© American Oil & Gas Historical Society, 3204 18th Street NW, No. 3, Washington, District of Columbia 20010, United States, (202) 387-6996

Oil & Gas History News, February 2021

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February 17, 2021  –  Oil & Gas History News, Vol. 2, No. 2

 

Oil & Gas History News

 

This month’s history articles include interesting and sometimes overlooked milestones, few more so than William F. Cody’s unlucky adventures drilling for oil near the town named after him. There’s also a 1931 third discovery well that revealed the true size of the East Texas oilfield that deserves remembering. Thank you for joining the American Oil & Gas Historical Society’s growing community of oil patch historians.

 

This Week in Petroleum History Monthly Update

 

Links to summaries from four weeks of U.S. oil and natural gas history, including new technologies, oilfield discoveries, petroleum products, and pioneers. 

 

February 15, 1982 – Deadly Atlantic Storm sinks Drilling Platform

 

With rogue waves reaching as high as 65 feet during an Atlantic cyclone, offshore drilling platform Ocean Ranger sank on the Grand Banks of Newfoundland, Canada, killing all 84 on board. About 65 miles east, a Soviet container ship was struck by the same weather system and sank the loss of 32 crew members…MORE

 

February 9, 2013 – Making Hole on the Red Planet

 

Images transmitted from NASA’s robotic rover Curiosity confirm it drilled a well on the Martian surface, accomplishing “history’s first ever drilling and sampling into a pristine alien rock on the surface of another planet in our solar system”…MORE

 

February 1, 1868 – Oil Quality weighed for Pricing

 

For the first time, crude oil price quotations began to be based on specific gravity — the heaviness of a substance compared to that of water. In the new oil regions of Pennsylvania, independent producers met to sell shares of stock, argue prices, and enter into refining contracts that depended on the oil’s quality…MORE


January 26, 1931 – Third Well reveals East Texas Giant

 

As East Texas farmers struggled to survive the Great Depression, an oil discovery in Gregg County confirmed the existence of a truly massive oilfield. Fort Worth wildcatter W.A. “Monty” Moncrief completed the Lathrop No. 1 well, which produced 7,680 barrels of oil a day…MORE

 

Featured Image

Bufallo-Bill-Shashone-Oil-AOGHS

W.F. “Buffalo Bill” Cody (4th from right) and investors examine petroleum samples at an oilfield on the Shoshone Anticline near Cody, Wyoming. Photo courtesy the American Heritage Center, University of Wyoming.

 

Wild West Showman explored for Oil

 

William F. “Buffalo Bill” Cody’s legacy extends beyond his world-famous Wild West Show — straight into the Wyoming oil patch. Cody, who in 1896 founded the town that bears his name, organized an exploration company in 1902. The former Army scout and buffalo hunter drilled a dry hole two miles south of Cody. Money ran out when a second well failed to find oil, but he tried again after starting another venture, the Shoshone Oil Company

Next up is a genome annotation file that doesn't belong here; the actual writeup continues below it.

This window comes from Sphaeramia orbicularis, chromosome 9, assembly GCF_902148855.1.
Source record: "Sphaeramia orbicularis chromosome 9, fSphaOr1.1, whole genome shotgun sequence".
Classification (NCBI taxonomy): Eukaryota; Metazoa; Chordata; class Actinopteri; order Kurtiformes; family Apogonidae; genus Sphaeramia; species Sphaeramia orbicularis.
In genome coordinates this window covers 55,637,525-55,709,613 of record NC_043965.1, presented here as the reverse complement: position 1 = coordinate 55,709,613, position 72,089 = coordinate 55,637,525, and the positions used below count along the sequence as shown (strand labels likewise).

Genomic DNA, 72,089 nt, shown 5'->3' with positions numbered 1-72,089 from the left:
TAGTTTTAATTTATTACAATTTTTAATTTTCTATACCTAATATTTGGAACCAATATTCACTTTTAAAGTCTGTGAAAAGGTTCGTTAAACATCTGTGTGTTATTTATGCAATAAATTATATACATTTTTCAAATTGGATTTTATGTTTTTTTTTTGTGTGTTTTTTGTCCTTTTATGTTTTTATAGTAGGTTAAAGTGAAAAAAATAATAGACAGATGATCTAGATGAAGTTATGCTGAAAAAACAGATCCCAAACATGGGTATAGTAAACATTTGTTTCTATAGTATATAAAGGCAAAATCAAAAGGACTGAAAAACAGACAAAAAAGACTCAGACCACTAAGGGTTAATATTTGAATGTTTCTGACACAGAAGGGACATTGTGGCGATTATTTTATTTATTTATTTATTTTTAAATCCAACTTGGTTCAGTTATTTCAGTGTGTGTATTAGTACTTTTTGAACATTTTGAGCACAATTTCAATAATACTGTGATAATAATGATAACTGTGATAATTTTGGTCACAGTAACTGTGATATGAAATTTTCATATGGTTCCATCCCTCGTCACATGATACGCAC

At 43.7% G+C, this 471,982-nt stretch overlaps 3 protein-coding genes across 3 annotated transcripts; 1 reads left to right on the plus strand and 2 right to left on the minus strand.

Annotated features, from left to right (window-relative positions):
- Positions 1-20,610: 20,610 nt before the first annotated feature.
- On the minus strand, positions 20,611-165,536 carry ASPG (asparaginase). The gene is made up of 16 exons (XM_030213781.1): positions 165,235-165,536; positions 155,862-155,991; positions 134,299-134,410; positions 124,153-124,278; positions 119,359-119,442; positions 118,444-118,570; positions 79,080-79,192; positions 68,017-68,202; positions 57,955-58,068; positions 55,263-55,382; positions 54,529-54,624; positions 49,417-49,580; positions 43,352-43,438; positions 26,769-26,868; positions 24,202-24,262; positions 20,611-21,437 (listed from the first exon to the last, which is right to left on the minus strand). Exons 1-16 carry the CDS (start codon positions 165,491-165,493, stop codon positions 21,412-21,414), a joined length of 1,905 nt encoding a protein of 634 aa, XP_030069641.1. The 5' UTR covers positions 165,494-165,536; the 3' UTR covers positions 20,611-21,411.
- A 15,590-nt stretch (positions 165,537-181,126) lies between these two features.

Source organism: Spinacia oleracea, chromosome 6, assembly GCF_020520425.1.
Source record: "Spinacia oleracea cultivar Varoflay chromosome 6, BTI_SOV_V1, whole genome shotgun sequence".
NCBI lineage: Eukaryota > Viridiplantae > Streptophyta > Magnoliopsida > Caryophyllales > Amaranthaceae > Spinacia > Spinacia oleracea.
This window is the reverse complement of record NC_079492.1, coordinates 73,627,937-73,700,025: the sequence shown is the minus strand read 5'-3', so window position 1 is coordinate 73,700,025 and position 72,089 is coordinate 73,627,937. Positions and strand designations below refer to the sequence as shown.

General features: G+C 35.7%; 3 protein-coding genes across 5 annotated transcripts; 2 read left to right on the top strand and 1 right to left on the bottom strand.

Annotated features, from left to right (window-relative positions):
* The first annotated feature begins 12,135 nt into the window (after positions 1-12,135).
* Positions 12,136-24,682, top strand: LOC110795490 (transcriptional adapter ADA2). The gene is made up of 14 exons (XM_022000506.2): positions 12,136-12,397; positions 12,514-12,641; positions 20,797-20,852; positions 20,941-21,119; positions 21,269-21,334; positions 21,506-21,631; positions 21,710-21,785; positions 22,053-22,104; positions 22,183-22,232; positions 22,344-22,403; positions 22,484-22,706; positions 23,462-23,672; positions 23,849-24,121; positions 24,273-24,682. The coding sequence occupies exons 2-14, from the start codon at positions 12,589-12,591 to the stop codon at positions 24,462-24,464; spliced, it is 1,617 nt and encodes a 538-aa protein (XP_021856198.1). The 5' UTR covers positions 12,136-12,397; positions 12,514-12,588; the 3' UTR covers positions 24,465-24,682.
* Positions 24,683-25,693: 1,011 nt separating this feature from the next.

Energy Education Articles

 

Updated editorial content on the American Oil & Gas Historical Society website includes these articles:

 

Alabama’s first oilfield was discovered on February 17, 1944, in Choctaw County when independent producer H.L. Hunt of Dallas, Texas, drilled the No. 1 Jackson well. Hunt’s wildcat well revealed the Gilbertown oilfield. Prior to this discovery, 350 dry holes had been drilled in the state. Learn more in First Alabama Oil Well.


“El Lobo Solo” Texas Ranger Manuel T. Gonzaullas died February 13, 1977, at age 85 in Dallas. When oil boom town Kilgore became “the most lawless town in Texas” during the early 1930s, Gonzaullas rode in and tamed it. “Crime may expect no quarter in Kilgore,” he declared. Learn more in Manuel “Lone Wolf” Gonzaullas, Texas Ranger.

 

On February 10, 1917, about 90 geologists gathered at Henry Kendall College (now Tulsa University) and organized what became today’s American Association of Petroleum Geologists (AAPG). New mechanized technologies of World War I added desperation to finding and producing vast supplies of oil. Learn more in AAPG – Geology Pros since 1917.

 

 

Comments and suggestions are always welcomed. If you would like to see more articles like these, become a supporting member. If everyone who visits our website helps fund it, we can further expand and improve our coverage. Thank you again for your interest in energy history — and please link your blog, Facebook page, or website to ours!

 

— Bruce Wells

 
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“Any survey of the natural resources used as sources of energy must include a discussion about the importance of oil, the lifeblood of all industrialized nations.” — Daniel Yergin, bestselling author and winner of the Pulitzer Prize

 

© 2021 American Oil & Gas Historical Society, 3204 18th Street NW, No. 3, Washington, District of Columbia 20010, United States